Jane Eyre is back again to cast her mysterious spell on the art lovers with a brand-new cinematic adaptation by director Cary Joji Fukunga based on a screenplay by Moira Buffini. The much loved and iconic lead pair is played this time by Mia Wasikowska (Alice in Wonderland fame) and Michael Fassbender.
The movie opens with Jane fleeing the Thornfield Hall and is saved by a clergyman St. John Rivers and his family from starvation and death. And while recuperating in the Moor House of the friendly Rivers, she visits her past and we travel with her in the flash back. We find here a 10 year old orphaned Jane being mistreated by her aunt and banished from her childhood home of Gateshead to the charity school of Lowood. Life is not pleasant at Lowood, but Jane receives an education. She finds and loses a friend in form of Helen Burns.
At the age of 17, Jane comes to Thornfield hall as a governess of Adele Varnes, a ward of Mr. Rochester. She finds kindness in Mrs. Fairfax, the housekeeper and an object of interest in the moody, peculiar and at times eccentric Edward Rochester. She is intrigued by the strange events happening around her in the house and the attic. Life does sound promising to her with a possibility of finding love and happiness with Rochester. But it is now that she discovers the secret of the house and its connection with Rochester, which made her leave the Thornfield hall with nowhere else to go to.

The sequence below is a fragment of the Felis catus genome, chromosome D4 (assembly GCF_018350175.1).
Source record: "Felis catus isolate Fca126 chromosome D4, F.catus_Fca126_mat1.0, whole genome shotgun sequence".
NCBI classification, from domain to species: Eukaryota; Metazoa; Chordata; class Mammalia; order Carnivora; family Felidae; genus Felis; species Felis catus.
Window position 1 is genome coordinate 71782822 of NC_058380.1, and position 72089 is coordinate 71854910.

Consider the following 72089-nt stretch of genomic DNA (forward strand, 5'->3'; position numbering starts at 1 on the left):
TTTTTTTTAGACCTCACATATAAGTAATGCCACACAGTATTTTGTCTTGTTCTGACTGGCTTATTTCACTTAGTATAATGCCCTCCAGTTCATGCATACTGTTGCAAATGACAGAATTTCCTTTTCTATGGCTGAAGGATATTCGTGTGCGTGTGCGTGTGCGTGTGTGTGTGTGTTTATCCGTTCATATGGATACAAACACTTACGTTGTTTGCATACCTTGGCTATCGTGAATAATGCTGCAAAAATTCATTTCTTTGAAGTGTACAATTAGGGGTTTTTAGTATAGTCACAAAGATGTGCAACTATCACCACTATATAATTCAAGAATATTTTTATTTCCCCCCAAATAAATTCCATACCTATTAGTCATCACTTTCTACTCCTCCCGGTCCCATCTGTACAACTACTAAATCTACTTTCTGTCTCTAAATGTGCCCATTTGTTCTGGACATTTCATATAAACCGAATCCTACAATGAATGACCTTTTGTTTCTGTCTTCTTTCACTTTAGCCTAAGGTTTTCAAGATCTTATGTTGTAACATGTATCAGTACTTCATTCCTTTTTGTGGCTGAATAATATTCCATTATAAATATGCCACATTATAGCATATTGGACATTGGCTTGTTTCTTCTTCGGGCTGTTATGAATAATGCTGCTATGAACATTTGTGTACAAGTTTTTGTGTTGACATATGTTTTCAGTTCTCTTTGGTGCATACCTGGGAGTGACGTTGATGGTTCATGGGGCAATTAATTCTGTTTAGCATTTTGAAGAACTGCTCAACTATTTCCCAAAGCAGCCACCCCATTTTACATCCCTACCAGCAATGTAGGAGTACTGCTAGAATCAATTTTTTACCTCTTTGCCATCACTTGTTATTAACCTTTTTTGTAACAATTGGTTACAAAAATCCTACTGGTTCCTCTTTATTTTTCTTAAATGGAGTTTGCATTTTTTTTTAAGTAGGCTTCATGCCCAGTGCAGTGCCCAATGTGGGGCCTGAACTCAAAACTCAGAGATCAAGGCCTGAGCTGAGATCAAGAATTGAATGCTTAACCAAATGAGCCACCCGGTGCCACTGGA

While she is adjusting in the life with the Rivers, St. John proposes to her. But Jane can’t accept. Her heart tells her that she must return to Thornfield. But to what purpose? What does she do to make her peace with life?
The script is good, preserving all the essential Bronte elements of the story with a neat trimming to make it fit for the book. Jane is as plain, as just, as passionate and as intelligent as in the book , but much more confident in facing and handling the world. The Rochester is also a lot like the one from the book, though the character itself is such a mixutre of oddities that it would be difficult to portray him completely in span of a few hours. The cinematography is superb and you can not help loving the wild moors and landscapes or the 19th century gothic buildings of England.
A visual treat for all literature lovers…Enjoy…